The Big Read Blog (Archive)

Reading Into Eatonville

Washington, DC

Photo of Zora Neale Hurston by Carl Van Vechten, Library of Congress

In honor of Black History Month, we're paying homage to Zora Neale Hurston, whose novels remain some of the richest narratives of 20th-century black culture. In Their Eyes Were Watching God, Hurston draws upon her own childhood in Eatonville, Florida, to describe the town's founding from the perspective of Janie Crawford. Located just outside Orlando, Eatonville was the country's first all-black town to incorporate, and has sealed its place both in history and literature. The town hosts the Zora Neale Hurston Festival on the Arts and Humanities each January to celebrate its most famous former resident.

In our Big Read audio guide, Hurston biographer Robert Hemenway describes the author's experiences in Eatonville, an account which readers will see reflected in the pages of Their Eyes Were Watching God:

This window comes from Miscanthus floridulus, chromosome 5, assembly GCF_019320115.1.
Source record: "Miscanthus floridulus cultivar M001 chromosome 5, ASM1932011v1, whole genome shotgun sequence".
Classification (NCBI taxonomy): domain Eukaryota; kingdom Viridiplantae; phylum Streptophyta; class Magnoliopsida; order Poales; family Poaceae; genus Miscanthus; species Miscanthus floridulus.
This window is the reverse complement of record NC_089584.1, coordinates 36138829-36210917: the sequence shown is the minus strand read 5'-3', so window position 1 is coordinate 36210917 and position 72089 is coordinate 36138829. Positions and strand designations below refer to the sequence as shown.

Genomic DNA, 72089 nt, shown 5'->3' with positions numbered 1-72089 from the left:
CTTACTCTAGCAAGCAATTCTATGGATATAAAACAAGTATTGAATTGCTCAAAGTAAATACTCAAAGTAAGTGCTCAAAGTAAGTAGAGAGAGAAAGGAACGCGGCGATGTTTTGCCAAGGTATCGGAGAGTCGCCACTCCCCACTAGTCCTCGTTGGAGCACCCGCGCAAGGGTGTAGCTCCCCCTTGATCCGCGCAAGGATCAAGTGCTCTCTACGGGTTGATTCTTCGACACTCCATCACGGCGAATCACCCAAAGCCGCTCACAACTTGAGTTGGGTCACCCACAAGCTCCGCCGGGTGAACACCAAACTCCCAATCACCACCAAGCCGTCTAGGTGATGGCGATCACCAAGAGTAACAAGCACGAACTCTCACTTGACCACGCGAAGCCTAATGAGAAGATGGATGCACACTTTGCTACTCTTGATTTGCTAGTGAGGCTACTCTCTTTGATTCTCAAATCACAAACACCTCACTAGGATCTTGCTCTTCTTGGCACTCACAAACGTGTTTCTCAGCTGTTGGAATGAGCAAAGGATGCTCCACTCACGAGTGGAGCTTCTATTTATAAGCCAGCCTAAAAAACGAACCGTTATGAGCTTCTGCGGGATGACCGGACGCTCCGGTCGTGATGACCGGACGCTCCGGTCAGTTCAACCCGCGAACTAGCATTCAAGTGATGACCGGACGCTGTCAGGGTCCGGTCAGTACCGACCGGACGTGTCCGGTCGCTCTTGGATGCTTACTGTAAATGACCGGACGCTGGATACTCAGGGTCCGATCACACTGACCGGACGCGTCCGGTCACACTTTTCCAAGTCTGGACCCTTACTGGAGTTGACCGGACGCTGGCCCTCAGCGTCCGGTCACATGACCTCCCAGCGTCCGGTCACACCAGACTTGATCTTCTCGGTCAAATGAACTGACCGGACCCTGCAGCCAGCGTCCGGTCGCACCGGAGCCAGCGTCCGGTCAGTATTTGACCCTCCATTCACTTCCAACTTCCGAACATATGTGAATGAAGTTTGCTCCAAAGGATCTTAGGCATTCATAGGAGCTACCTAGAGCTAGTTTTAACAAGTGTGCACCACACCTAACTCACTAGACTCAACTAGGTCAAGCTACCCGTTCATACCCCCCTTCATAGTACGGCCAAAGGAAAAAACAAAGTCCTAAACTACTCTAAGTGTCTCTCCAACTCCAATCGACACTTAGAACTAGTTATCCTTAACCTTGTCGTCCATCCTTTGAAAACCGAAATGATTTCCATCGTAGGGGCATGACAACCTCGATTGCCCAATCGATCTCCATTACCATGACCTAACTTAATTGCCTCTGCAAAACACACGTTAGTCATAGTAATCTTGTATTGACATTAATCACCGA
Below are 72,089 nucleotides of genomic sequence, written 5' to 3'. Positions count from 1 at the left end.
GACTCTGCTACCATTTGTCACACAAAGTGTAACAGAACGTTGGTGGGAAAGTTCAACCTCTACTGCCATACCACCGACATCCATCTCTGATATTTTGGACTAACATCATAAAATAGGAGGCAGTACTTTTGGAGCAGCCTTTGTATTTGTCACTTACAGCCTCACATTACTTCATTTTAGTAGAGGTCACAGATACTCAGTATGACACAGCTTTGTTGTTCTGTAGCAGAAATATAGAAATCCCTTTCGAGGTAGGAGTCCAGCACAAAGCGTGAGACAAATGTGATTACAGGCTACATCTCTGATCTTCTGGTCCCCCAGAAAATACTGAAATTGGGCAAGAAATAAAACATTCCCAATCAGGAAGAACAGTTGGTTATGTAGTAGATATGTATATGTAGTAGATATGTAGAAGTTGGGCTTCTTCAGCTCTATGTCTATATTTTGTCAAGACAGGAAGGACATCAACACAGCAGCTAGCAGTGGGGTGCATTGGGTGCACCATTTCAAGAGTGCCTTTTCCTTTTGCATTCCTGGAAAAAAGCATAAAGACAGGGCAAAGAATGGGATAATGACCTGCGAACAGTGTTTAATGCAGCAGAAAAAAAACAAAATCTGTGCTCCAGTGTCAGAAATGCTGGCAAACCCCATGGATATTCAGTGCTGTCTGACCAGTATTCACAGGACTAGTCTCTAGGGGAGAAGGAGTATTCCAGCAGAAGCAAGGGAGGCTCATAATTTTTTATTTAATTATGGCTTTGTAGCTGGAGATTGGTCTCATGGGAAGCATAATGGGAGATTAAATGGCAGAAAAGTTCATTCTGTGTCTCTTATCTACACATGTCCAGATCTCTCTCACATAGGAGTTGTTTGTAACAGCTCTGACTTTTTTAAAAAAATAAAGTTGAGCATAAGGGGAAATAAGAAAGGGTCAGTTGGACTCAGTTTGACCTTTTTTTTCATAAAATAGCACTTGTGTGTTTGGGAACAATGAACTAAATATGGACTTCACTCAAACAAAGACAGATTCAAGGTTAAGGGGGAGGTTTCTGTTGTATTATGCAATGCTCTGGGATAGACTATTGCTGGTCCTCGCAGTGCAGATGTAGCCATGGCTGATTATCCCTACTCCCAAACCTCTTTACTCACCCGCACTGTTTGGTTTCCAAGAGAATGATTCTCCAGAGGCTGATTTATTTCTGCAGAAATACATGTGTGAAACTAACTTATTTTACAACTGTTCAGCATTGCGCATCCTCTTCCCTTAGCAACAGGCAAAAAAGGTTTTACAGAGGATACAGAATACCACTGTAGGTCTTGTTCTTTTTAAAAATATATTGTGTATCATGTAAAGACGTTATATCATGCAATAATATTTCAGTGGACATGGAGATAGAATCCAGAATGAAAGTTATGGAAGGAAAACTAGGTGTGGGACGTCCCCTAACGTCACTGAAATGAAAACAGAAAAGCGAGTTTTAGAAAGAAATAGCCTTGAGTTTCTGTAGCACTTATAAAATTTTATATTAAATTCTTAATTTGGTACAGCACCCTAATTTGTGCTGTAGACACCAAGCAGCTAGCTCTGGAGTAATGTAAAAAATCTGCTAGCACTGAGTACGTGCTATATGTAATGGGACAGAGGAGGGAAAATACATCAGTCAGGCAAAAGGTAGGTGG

Hurston grew up in Eatonville, which was an all-black town. She made a point that it wasn't the black backside of a white town, it was an all black town. And Hurston, I think, took on the security of that environment. Eatonville was a place where people could go down to the general store, Joe Clarke's general store, and sit around on nail kegs and benches, and as she put it, "pass this world and the next through their mouths." They created, she once said, "crayon enlargements of life."

To hear the entire Their Eyes Were Watching God audio guide, or to read the transcript, please visit The Big Read website.

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